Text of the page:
Feature Article - May/June 2017

Picture This!

Motivate & Inspire With Digital Camera Incentives

By Emily Tipping


Picture this: A dad's out on a sidewalk, his camera on a tripod, while his wife and three kids, along with 13 of their nearest family members stand on a concrete stoop in front of a screened porch on a warm and sunny Sunday morning. He sets a timer and runs for it, jumping into his spot in the shot just in time.

Now picture this: That same dad, 40 years later, sets up the same shot, but this time, he's in his spot already, using his smartphone to make sure everyone's in the frame, to capture the photo, and then to touch it up and share it with everyone there within minutes.

Picture this: A 10-year-old girl is riding a green bike on a dirt path. She goes flying from a little hill, lands flawlessly and speeds around the turn, thinking, "If only my friends could see this!"

Now picture this: That same girl, 30 years later, riding her mountain bike in Utah, action cam catching the action from her helmet to be shared later.

When you think about it a minute, the evolution of technology in cameras over the past four decades is nothing short of amazing. And just as manufacturers have incorporated ever-more-advanced technology, making it possible to easily catch photos at high speeds, from long distances, even underwater, and then edit and share those images instantly, they also have developed user-friendly features that make it possible for anyone to become a pretty fair photographer. And though smartphones have largely taken the place of many types of digital cameras, there's something to be said for a tool that is designed specifically to perform the task of capturing and preserving the highlights of a lifetime.

"People are taking and sharing more photos than ever before, and now, with cameras offering connectivity, people can take images they are proud of and share them, making cameras more appealing," said Larry Rougas, national sales manager, Photo Specialty, Nikon Inc. A DSLR or an advanced camera is a big-ticket item that stays with a person for years and lets them record memories of their families and adventures."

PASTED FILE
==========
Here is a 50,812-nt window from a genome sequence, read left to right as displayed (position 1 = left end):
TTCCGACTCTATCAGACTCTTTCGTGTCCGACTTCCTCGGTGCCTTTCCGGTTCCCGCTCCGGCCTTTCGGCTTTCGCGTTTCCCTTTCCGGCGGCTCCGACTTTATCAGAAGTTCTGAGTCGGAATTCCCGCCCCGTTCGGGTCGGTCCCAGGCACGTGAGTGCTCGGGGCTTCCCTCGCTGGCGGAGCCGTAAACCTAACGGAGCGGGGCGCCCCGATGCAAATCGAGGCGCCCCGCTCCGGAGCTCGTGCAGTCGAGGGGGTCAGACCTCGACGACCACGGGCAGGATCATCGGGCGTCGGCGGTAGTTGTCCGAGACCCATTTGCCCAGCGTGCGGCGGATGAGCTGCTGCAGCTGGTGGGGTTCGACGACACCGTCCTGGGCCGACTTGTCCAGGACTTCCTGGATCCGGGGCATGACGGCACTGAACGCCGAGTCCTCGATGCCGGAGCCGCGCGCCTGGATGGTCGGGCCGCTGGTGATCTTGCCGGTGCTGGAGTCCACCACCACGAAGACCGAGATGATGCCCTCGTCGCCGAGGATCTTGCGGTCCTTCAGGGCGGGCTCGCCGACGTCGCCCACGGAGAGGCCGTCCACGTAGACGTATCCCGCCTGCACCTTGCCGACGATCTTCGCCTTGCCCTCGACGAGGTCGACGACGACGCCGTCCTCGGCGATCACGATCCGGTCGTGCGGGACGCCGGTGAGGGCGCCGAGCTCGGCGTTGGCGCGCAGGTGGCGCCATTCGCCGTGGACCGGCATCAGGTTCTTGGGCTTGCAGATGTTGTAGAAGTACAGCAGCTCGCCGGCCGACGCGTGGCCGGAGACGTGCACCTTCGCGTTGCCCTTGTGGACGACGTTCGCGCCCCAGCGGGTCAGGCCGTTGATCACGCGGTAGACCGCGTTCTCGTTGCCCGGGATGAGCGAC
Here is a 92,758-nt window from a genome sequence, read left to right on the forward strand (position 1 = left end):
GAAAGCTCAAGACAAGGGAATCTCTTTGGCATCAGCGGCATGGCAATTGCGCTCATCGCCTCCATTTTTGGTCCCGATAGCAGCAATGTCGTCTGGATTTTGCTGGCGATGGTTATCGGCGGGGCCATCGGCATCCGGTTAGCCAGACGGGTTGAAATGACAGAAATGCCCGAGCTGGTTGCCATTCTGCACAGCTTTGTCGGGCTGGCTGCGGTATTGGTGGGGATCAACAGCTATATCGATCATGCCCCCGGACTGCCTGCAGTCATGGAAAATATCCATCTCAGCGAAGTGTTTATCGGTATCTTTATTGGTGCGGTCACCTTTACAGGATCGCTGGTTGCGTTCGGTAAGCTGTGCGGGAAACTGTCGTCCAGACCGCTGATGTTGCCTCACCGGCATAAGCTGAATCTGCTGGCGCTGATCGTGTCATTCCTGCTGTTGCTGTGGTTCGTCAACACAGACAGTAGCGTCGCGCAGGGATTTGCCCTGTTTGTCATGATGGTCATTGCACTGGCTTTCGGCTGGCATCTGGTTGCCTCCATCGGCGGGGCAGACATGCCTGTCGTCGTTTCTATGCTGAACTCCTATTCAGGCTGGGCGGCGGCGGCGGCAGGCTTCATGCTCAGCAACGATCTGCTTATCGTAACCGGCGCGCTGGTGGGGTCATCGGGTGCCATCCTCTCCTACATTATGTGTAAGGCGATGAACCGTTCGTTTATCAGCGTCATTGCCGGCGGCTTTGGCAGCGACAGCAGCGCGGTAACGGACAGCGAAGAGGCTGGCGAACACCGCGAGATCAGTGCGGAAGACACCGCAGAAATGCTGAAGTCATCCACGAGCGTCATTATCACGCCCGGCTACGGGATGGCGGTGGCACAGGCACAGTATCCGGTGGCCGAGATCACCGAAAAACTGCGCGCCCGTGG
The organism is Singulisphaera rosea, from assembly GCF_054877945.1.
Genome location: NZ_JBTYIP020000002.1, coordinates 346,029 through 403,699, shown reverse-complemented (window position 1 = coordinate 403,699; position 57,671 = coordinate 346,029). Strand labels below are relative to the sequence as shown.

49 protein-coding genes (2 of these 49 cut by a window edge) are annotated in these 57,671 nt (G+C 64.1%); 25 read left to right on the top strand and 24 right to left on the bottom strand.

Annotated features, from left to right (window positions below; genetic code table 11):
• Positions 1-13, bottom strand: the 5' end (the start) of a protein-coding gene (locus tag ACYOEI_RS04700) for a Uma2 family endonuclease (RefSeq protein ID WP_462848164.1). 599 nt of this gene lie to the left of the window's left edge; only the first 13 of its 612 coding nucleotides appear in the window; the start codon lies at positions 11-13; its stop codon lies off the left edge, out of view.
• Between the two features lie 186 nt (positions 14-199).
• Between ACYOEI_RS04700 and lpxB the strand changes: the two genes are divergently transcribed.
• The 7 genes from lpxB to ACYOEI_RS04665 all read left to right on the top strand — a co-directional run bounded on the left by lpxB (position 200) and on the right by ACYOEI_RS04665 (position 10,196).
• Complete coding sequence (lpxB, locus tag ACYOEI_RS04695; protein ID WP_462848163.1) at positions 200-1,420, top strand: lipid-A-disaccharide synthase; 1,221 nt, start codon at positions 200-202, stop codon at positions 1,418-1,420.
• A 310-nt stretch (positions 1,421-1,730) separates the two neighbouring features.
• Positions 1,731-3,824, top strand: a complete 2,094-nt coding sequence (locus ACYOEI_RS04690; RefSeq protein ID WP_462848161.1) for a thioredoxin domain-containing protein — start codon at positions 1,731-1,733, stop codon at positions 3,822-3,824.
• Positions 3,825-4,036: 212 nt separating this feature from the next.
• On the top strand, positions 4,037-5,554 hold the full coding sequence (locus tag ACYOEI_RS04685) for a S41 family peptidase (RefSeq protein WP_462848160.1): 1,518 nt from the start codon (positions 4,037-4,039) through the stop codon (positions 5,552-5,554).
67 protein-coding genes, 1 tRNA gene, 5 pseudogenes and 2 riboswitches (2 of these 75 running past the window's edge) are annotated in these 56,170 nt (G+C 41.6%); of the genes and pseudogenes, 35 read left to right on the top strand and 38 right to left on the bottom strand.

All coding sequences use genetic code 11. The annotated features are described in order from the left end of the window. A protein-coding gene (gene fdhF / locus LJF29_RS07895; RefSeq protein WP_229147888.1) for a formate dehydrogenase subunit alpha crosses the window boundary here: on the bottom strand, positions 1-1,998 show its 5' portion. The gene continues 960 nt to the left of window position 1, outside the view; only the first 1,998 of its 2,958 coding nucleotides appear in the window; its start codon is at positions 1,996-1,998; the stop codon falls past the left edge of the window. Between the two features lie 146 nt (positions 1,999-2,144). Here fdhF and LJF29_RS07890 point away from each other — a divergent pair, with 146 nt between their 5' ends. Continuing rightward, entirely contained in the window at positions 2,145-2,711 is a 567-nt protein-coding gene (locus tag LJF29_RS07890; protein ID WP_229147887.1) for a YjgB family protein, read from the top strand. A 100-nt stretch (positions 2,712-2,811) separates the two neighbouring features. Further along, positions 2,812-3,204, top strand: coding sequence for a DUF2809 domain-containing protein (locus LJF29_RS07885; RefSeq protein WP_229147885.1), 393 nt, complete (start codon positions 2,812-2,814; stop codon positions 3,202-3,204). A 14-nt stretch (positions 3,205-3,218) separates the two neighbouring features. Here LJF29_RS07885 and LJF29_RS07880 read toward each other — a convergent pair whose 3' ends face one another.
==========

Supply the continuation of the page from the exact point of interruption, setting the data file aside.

This lasting appeal and connection with positive life events makes cameras an ideal fit for incentive, reward and recognition programs.

"There is a prestige and brand factor of wearing and carrying advanced amateur equipment," said Matthew Gorman, director, Sales Development eCommerce and Strategy, Canon U.S.A. Inc. "There is also a potential for add-on sales, like better lenses or new equipment, that takes hold as the user develops more of an aspiration to keep spending in the future."

When you think about it a minute, the evolution of technology in cameras over the past four decades is nothing short of amazing.

In addition, said Joe Hafenscher, vice president of sales, Special Markets, Fujifilm North America, digital cameras have " mass appeal to all demographics."

Rougas agreed. "If you are rewarding someone who has a family, loves to travel, enjoys being active or has any other passion, a camera is a perfect gift for them," he said. "Cameras will allow them to capture and keep these special moments forever."

"People will always want the ability to capture experiences as a frozen moment in time, so they can relive them in the future and share with others," said Carey Berg, vice president, Special Markets, Vivitar Sakar. "With cameras, you are also selling experiences and memories, not just a piece of hardware. I think the romance of capturing memories plays directly into the rewards business. They are also a natural fit as a gift for any meeting at a venue where the employees have to travel, so they can capture the sights and sounds of that new place."

The Right Tool

As smartphones have developed better picture-taking functionality over time, camera manufacturers have adapted, developing cameras that can go far beyond what a phone can do. At the same time, they have incorporated connectivity, recognizing that easy sharing is a selling point, too.

Manufacturers have also given attention to making cameras that can go, well, anywhere, with waterproof, dustproof, freezeproof and more.

"People appreciate gifts that will enrich their lives, but are also easy to use," Rougas said. "Connectivity in cameras continues to be a strong trend. Consumers want to have the ability to share their photos with their friends, family and social media channels."

Berg said that the most important features being developed in new cameras enable them to go places and do things that phones can't handle. Rugged, waterproof cameras and action cams are a strong category that is rising in importance.

According to Hafenscher, the " biggest differentiations are much more sophisticated high-end image sensors coupled with superior quality lenses. The combination produces images unparalleled with smartphones." He added that "special-effect features found on these higher-end cameras offer much more creative picture-taking for a true professional look."

Rougas agreed, emphasizing "powerful zoom lenses, larger image sensors, low-light performance, fast focus capabilities and amazing image quality" as advantages of Nikon cameras. "All these features give you the ability to capture special moments like your child's ballgame, your family vacations or your favorite pet."